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Series: Console-ing Passions

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AIDS TV: Identity, Community, and Alternative Video (Console-ing Passions) by Alexandra Juhasz
Ambient Television: Visual Culture and Public Space (Console-ing Passions) by Anna McCarthy
Cultures in Orbit: Satellites and the Televisual (Console-ing Passions) by Lisa Parks
Groove Tube: Sixties Television and the Youth Rebellion (Console-ing Passions) by Aniko Bodroghkozy
Haunted Media: Electronic Presence from Telegraphy to Television by Jeffrey Sconce
Interrogating Postfeminism: Gender and the Politics of Popular Culture (Console-ing Passions) by Yvonne Tasker
Kids Rule!: Nickelodeon and Consumer Citizenship (Console-ing Passions) by Sarah Banet-Weiser
Kids' Media Culture by Marsha Kinder
Living Color: Race and Television in the United States (Console-ing Passions) by Sasha Torres
Makeover TV: Selfhood, Citizenship, and Celebrity (Console-ing Passions) by Brenda R.Weber
Mobile Cultures: New Media in Queer Asia by Chris Berry
Production Culture: Industrial Reflexivity and Critical Practice in Film and Television by John Thornton Caldwell
Saturday Morning Censors: Television Regulation before the V-Chip (Console-ing Passions) by Heather Hendershot
Seeing Through the Eighties: Television and Reaganism (Console-ing Passions) by Jane Feuer
Tabloid Culture: Trash Taste, Popular Power, and the Transformation of American Television (Console-ing Passions) by Kevin Glynn
Television after TV: Essays on a Medium in Transition (Console-ing Passions) by Jostein Gripsrud
Television as Digital Media (Console-ing Passions) by James Bennett
Television, History, and American Culture: Feminist Critical Essays (Console-ing Passions) by Mary Beth Haralovich
Tuning Out Blackness: Race and Nation in the History of Puerto Rican Television (Console-ing Passions) by Yeidy M. Rivero
Wallowing in Sex: The New Sexual Culture of 1970s American Television (Console-ing Passions) by Elana Levine
Watching Jim Crow: The Struggles over Mississippi TV, 1955–1969 (Console-ing Passions) by Steven D. Classen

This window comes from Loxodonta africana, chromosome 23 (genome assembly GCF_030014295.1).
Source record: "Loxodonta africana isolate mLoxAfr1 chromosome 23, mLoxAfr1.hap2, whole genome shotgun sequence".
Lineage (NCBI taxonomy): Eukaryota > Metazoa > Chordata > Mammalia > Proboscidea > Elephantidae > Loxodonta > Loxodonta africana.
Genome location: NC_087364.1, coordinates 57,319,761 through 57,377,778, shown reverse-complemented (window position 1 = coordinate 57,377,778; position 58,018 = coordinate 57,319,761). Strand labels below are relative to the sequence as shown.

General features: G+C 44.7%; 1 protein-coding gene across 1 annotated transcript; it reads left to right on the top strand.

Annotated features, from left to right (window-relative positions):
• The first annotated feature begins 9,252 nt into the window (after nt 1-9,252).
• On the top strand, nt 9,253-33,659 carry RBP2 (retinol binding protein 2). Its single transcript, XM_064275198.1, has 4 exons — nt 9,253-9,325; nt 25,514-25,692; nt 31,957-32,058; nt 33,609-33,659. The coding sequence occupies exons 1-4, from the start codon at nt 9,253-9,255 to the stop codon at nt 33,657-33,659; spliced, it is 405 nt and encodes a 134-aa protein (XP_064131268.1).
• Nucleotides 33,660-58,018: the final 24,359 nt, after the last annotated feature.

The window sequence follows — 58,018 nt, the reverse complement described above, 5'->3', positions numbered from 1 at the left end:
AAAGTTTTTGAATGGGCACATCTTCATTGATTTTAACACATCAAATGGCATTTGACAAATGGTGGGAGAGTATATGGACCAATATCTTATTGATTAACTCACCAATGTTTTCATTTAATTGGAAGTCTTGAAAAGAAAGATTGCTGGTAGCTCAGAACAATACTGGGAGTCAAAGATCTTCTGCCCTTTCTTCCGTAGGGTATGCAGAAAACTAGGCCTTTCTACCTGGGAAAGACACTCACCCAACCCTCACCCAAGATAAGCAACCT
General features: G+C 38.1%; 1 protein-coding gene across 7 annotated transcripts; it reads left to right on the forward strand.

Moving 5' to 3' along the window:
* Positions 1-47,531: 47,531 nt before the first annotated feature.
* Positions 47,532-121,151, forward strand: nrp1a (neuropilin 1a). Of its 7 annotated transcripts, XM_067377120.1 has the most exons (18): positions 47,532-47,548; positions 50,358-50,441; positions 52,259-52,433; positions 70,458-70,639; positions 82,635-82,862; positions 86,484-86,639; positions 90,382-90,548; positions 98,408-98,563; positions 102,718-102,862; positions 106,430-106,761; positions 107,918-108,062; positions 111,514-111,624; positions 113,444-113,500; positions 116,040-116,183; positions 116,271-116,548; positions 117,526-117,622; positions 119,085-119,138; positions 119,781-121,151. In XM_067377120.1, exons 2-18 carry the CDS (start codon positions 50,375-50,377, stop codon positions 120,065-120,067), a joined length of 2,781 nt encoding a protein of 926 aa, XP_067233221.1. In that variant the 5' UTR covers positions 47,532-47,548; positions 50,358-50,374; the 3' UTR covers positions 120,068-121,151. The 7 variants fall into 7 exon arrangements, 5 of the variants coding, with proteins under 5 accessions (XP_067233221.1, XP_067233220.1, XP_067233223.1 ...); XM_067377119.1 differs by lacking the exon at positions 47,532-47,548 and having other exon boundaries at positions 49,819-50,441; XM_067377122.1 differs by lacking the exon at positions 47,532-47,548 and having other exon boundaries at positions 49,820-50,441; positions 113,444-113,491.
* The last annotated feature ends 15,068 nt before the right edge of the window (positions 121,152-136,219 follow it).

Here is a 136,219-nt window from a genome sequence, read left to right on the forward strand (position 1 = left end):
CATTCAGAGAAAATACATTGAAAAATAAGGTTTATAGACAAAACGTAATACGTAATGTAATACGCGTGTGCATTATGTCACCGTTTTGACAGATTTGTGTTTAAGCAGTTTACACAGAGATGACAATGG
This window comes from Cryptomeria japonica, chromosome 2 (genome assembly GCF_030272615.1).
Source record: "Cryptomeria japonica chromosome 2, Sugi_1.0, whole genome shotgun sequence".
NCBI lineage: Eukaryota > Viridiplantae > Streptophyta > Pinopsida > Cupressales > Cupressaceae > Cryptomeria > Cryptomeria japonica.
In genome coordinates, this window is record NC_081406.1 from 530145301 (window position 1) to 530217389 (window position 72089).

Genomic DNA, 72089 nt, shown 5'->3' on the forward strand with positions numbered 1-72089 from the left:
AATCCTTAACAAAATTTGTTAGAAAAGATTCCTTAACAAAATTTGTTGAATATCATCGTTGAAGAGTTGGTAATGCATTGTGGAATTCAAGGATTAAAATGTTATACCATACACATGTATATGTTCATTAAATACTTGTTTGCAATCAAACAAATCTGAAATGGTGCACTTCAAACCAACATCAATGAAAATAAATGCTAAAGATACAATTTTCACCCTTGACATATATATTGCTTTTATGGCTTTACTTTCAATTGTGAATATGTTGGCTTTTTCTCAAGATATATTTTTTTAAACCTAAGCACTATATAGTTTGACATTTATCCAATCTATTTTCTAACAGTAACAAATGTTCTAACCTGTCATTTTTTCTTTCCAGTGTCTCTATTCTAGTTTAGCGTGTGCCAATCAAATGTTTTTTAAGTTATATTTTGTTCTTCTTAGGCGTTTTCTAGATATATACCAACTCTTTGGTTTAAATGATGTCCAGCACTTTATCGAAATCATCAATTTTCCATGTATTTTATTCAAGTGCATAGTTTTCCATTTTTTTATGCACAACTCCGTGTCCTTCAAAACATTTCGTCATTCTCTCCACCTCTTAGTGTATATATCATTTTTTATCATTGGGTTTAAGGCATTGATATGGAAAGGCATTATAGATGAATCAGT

Welcome to the Dreamhouse: Popular Media and Postwar Suburbs (Console-ing Passions) by Lynn Spigel

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Series description

Series?!

How do series work?

To create a series or add a work to it, go to a "work" page. The "Common Knowledge" section now includes a "Series" field. Enter the name of the series to add the book to it.

Works can belong to more than one series. In some cases, as with Chronicles of Narnia, disagreements about order necessitate the creation of more than one series.

Tip: If the series has an order, add a number or other descriptor in parenthesis after the series title (eg., "Chronicles of Prydain (book 1)"). By default, it sorts by the number, or alphabetically if there is no number. If you want to force a particular order, use the | character to divide the number and the descriptor. So, "(0|prequel)" sorts by 0 under the label "prequel."

What isn't a series?

Series was designed to cover groups of books generally understood as such (see Wikipedia: Book series). Like many concepts in the book world, "series" is a somewhat fluid and contested notion. A good rule of thumb is that series have a conventional name and are intentional creations, on the part of the author or publisher. For now, avoid forcing the issue with mere "lists" of works possessing an arbitrary shared characteristic, such as relating to a particular place. Avoid series that cross authors, unless the authors were or became aware of the series identification (eg., avoid lumping Jane Austen with her continuators).

Also avoid publisher series, unless the publisher has a true monopoly over the "works" in question. So, the Dummies guides are a series of works. But the Loeb Classical Library is a series of editions, not of works.

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LunaSlashSea (33), MARSlibrary (1)
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